O. Fournier Red Blend Alfa Crux 2007 750ml
SKU 779681
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O. Fournier Alfa Crux Red Blend 2007

Uco Valley - Mendoza - Cuyo - Argentina

Professional Wine Reviews for O. Fournier Alfa Crux Red Blend 2007

Rated 93 by Decanter
A red that shows serious fruit intensity on the nose and palate with lots of dark berry, Asian mushroom and violets. A shot of new wood on the finish, but not too much. 60% tempranillo, 25% malbec and 15% cabernet sauvignon. Better in 2016. (Suckling)
Rated 93 by Robert Parker
The 2007 Alfa Crux Blend is sourced from 20- to 70-year-old vineyards in the Uco Valley and is a blend of 60% Tempranillo, 25% Malbec and 15% Cabernet Sauvignon fermented in French oak vats and then transferred to oak barrels (80% French and 20% American) where it matures for 20 months. According to winemaker Jose Spisso, 2007 was not an easy vintage, with some early frosts which reduced yields, but was a good year for long-cycle varieties (Cabernet Sauvignon, Petit Verdot, etc.). They kept this wine and are releasing it now because they feel Tempranillo needs more time. It has some honeyed notes of pollen and beeswax, with very ripe raspberries and notes of cinnamon and sweet spices. The palate reveals fine grained-tannins, good balance and acidity with great length, showing very lively and young for its age, this is an elegant vintage for this wine. I had the chance to preview the following vintages, bottled already up till 2010, which promises to be one of the best vintages ever. From the old vintages I’d recommend 2002, the second vintage ever produced, and 2006. They were all showing very well, with years ahead in bottle. Drink 2014-2020.
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Other Vintages:
2007 2005
Out of Stock
I've Had This
93 Decanter
93 Robert Parker

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Vintage: 2007

2007 was the year that saw California's wine industry pick up once again, after a troubling couple of years. Indeed, all across the state of California, fantastic harvests were reported as a result of fine weather conditions throughout the flowering and ripening periods, and Napa Valley and Santa Barbera wines were widely considered amongst the best in the world in 2007, with Pinot Noir and Cabernet Sauvignon grapes packing in all sorts of fine and desirable features in this year. South Africa, too, had a much-needed fantastic year for red wines, with Pinotage particularly displaying strong characteristics, alongside the country's other flagship red wine grape varietals. Over in Europe, France had another fine year, especially for white wines. Champagne wineries were very happy with their Chardonnay harvests, and the Loire Valley and Graves in Bordeaux are proclaiming 2007 to be a memorable year due to the quality of their white wine grapes. For French red wines, Provence had their best year for almost a decade, as did the Southern Rhone. However, 2007 was most favorable to Italy, who saw high yields of exceptional quality across almost all of their major wine producing regions. Tuscany is claiming to have produced its best Chianti and Brunello wines for several years in 2007, and Piedmont and Veneto had a wonderful year for red wines. For Italian white wines, 2007 was an extremely successful year for Alto Adige and Campania. Germany also had a very good 2007, with Riesling displaying extremely dry and crisp characteristics, as did Portugal, where Port wine from 2007 is said to be one to collect.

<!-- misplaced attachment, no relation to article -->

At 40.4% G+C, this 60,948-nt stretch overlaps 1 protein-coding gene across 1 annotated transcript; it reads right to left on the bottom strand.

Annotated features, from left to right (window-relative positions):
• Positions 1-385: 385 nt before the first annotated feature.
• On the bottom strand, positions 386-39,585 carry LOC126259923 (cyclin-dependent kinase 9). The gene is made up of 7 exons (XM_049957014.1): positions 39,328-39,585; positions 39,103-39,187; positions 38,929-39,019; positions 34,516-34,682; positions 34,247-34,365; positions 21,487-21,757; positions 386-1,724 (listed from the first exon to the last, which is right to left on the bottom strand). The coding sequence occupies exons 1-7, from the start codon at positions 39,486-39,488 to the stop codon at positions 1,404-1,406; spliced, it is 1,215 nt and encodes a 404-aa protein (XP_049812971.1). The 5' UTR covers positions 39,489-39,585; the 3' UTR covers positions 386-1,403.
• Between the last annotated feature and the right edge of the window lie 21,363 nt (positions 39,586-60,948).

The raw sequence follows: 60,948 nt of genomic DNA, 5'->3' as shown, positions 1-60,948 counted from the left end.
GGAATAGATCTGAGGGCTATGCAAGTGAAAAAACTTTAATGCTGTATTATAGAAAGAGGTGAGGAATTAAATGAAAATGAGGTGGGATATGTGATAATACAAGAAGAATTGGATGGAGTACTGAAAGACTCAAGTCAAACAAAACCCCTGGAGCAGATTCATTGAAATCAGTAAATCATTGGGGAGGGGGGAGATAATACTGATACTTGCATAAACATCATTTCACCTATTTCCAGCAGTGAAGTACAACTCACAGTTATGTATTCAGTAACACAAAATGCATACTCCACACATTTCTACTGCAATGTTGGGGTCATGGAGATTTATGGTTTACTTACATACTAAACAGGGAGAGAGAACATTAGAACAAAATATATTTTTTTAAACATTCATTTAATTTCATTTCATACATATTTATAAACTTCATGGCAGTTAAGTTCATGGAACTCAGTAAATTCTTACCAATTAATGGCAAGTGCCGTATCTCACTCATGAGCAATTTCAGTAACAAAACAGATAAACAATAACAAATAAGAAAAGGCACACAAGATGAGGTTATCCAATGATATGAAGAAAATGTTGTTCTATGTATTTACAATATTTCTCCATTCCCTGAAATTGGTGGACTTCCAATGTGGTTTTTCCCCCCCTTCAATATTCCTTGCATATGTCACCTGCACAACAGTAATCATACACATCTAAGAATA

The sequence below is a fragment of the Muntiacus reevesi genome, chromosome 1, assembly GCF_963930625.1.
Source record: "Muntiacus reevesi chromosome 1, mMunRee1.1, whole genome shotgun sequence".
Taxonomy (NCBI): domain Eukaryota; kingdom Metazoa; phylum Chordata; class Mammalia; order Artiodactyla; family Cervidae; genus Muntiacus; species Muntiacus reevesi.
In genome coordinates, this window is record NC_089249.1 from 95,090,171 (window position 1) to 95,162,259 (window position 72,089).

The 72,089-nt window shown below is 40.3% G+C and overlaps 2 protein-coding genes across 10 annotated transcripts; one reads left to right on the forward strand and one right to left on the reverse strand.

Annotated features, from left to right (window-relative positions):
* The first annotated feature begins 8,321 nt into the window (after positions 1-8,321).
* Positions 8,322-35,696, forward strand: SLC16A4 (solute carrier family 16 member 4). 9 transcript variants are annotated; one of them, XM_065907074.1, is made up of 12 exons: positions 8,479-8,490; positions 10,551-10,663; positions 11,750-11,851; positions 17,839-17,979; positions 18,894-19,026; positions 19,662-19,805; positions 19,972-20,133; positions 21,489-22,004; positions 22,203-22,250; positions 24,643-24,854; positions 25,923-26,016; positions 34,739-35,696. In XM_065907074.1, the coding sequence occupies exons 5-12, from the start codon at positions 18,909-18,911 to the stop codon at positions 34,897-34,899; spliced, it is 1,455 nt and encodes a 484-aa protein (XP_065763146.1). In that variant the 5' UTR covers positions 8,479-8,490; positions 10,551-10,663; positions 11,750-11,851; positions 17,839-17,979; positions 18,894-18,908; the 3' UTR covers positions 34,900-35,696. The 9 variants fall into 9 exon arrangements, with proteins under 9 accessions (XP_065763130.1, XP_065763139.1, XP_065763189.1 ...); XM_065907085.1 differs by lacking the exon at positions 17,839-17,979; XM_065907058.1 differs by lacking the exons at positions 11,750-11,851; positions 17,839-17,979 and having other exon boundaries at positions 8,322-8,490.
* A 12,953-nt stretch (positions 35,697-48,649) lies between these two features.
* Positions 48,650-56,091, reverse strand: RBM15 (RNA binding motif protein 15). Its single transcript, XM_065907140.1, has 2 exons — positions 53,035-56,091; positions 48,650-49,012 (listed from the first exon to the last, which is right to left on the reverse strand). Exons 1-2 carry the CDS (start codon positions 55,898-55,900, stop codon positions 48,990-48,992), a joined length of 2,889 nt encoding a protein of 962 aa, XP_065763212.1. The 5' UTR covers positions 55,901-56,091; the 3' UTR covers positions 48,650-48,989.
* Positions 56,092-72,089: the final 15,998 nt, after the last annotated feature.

Region: Cuyo

Undoubtedly the most important viticultural region of the country of Argentina is Cuyo, the arid and red-soiled area within central-west Argentina which produces over eighty percent of the nation's wine each year. Cuyo represents the finest aspects of Argentinian wine making, with wineries in the region celebrating their traditions which stretch back to the sacramental wines first introduced to the country by Spanish settlers hundreds of years ago. As with much of Argentina, Cuyo is most famous for the production of Malbec wines, with Malbec grapes thriving prodigiously in the hot climate of the region, reaching full ripeness in ways they rarely could in their native France, and producing wines of exceptional flavor and quality. The Desaguadero River is the key water source in this otherwise dry and dusty region, and successful irrigation projects have helped bring water to even the driest vineyards within Cuyo.

Country: Argentina

As the world's fifth largest producer of wine, after France, Italy, Spain and the United States, Argentina has plenty to offer the international wine market in regards to both quantity and quality. Despite this being the case for several decades now, it has only been since the end of the twentieth century that the Argentinian wine industry has really begun to up their game when it comes to the methods and techniques required to produce world class wines, which are both representative of their country and region of origin, and which stand alone as complex, interesting and delicious wines to drink. As Argentina became a serious contender in the international wine market, wineries previously concerned primarily with high volumes began to change their priorities, and formerly struggling small bodegas and independent wineries began to find success. Nowadays, well crafted wines from smaller vineyards in Argentina are being lauded as some of the finest in the world, and the country is starting to reap the benefits of its heritage, which include some very old vines, and up to four centuries of experience in wine production.